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T.O. and the OFT

This city and market make an unbeatable team
TO and the OFT

Organics & Locally Grown
In addition to an increase in ethnic fruits and vegetables, the Ontario produce industry has also seen an uptick in organics. “Organic sales continue to increase,” confirms Ian MacKenzie, outgoing president of the Ontario Produce Marketing Association (his replacement, Virginia Zimm, takes over in January). However, he points out that it’s hard to tell whether the trend is due to an increase in consumer interest for organic produce or steadily decreasing prices. “Supplies of organics have increased to the point that prices are coming down to be more in line with conventionally grown produce,” he explains.


165 The Queensway
Toronto, Ontario M8Y 1H8
Phone: 416-259-5479

Established: 1954

Monday – Saturday: 4 am to 2 pm
Sunday: 6 am to 11 am
Deliveries accepted 24/7

40 acres (1.74 million square feet)

Cold Storage Space:
100,000 square feet of commercial cold storage

Number of Tenants:
21 warehouse tenants, 40 office tenants and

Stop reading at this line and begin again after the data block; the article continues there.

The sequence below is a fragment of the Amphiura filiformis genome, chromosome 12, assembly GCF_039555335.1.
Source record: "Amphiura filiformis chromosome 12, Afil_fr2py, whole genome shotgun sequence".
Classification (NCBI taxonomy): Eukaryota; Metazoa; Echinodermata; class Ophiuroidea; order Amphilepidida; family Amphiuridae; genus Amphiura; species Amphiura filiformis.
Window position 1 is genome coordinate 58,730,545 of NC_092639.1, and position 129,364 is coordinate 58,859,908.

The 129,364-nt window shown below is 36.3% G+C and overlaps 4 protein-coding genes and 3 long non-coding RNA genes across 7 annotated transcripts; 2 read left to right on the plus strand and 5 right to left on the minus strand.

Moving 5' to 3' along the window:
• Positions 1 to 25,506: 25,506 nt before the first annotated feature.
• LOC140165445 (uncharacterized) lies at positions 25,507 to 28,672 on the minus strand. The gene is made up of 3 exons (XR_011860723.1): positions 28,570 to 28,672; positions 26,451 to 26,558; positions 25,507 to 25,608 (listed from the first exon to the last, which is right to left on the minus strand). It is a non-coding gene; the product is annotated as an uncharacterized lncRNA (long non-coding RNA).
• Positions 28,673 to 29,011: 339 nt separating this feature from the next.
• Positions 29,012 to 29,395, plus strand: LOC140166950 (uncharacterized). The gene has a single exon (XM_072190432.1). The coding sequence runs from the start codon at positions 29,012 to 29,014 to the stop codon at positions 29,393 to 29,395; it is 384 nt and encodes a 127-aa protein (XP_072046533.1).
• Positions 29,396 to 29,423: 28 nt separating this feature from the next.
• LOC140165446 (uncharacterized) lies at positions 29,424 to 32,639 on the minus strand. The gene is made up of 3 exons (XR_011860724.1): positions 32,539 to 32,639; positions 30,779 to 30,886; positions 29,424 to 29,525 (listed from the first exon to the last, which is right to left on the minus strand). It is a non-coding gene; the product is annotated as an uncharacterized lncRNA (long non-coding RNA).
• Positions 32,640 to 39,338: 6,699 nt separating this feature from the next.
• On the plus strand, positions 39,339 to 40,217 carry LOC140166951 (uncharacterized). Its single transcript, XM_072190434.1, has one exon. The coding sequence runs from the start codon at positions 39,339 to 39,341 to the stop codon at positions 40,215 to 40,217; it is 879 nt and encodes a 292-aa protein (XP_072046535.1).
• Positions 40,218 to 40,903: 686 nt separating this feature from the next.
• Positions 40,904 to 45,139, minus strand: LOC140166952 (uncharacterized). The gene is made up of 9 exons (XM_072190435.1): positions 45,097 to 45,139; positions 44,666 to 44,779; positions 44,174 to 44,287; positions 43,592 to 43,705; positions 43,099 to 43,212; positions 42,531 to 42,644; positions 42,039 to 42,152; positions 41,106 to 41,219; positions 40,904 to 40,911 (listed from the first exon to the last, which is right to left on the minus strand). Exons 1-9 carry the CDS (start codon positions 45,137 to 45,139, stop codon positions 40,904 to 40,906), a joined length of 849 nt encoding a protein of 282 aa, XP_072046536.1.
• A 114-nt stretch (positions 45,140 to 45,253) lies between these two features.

350 farmers’ market tenants

Wholesale Buyers:
More than 5,000 registered wholesale buyers

Farmers’ Market:
8 acres and 550 stalls
Open Saturdays, May through October

4 acres with space for 575 cars

 “Forward-thinking retailers have a big interest in organics,” asserts Robert Chapman, vice president of sales and marketing with Pride Pak Canada Ltd. in Mississauga, Ontario. “The organic section in most supermarkets is increasing in size year over year.”

Consumer demand for locally grown produce has also skyrocketed in Ontario. “There is no stopping the interest in locally grown produce,” MacKenzie says. “Consumers prefer to buy local when they can, at reasonable prices, because they feel more comfortable knowing the produce came from the local growing area.”